Sunday, July 08, 2018

An Appraisal of Two Magical Artifacts

I was recently tasked to appraise two magical artifacts. In particular, I was requested to make the assessment purely on the economic benefits and effects of the items, without taking into consideration any innate value (for example, as a curiosity or object of study) the items could possess. In other words, I was asked whether these magical artifacts would serve as good investments capable of reaping decent monetary dividends.

The first item was a small cloth purse with exotic runes woven into the fabric. It was not difficult to cross-reference the runes and thus to identify the artifact; this was a pouch of lesser reward, and it had the wondrous ability of conjuring a single silver coin, weighing about an ounce, each day.

The second item was a refined necromantic ritual which was capable of reanimating a skeleton from a corpse. The skeleton, once magically animated, would be able to execute simple commands autonomously without the need for food, drink, or rest. Based on the text of the tome, the skeleton would be free of decay without requiring further maintenance of any sort. Unfortunately, the ritual depended on several rare components, but it was possible to source for them. The question was simply whether it was economic to do so.

Both magical artifacts attracted much interest. Both promised to generate income forever, and thus seemed to be attractive investments. In particular, the necromantic ritual could potentially be used to replace all simple human labor! These seemed like no-brainers.

I remained unconvinced. The important consideration was the return on investment, which depended on the pricing of the magical items. While it was true that given enough time, both artifacts would generate a positive return, this ignored the opportunity cost of investment. In order words, it might be more profitable to invest in other financial instruments if the magic artifacts were simply too expensive.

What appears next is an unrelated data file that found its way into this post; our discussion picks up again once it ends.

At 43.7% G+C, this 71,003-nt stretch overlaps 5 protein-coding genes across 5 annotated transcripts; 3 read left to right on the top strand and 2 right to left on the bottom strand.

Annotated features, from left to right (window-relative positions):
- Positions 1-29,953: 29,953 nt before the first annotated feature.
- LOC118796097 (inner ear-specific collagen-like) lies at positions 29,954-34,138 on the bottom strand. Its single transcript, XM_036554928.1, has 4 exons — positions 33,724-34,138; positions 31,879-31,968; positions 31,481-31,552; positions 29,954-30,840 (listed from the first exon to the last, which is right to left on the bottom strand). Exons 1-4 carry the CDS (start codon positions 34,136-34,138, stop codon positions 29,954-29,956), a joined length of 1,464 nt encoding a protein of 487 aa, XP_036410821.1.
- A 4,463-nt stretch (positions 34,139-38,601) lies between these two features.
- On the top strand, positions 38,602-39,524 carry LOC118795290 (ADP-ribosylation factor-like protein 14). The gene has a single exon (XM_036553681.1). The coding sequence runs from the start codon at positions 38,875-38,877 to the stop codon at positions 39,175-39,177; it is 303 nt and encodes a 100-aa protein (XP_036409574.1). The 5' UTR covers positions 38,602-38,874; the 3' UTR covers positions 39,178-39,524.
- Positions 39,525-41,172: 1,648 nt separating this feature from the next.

I proceeded to make an assessment on a fair pricing for both the items. First, to be competitive with other investments, the artifacts would have to yield at least an annual return of 3%, otherwise I would easily be better off parking my money in, for example, government securities. The next step would be to estimate the annual return each artifact would generate.

For the pouch of lesser reward, this calculation was simple. A single silver coin a day would fetch about 15 USD, give or take. Thus, over a year the pouch would generate 5475 USD. Based on this, the pouch could cost at most 182,500 USD; if it were any more expensive, it would be a poor investment.

For the necromantic ritual, the annual return would have to be based on the cost of simple labor which the skeleton would replace. A conservative estimate for a sweatshop worker's wages is 1 USD an hour. Compounded over a year, a skeleton would replace 8760 USD worth of wages. At this rate, each ritual could not cost more than 292,000 USD, otherwise foreign labor would be more competitive.

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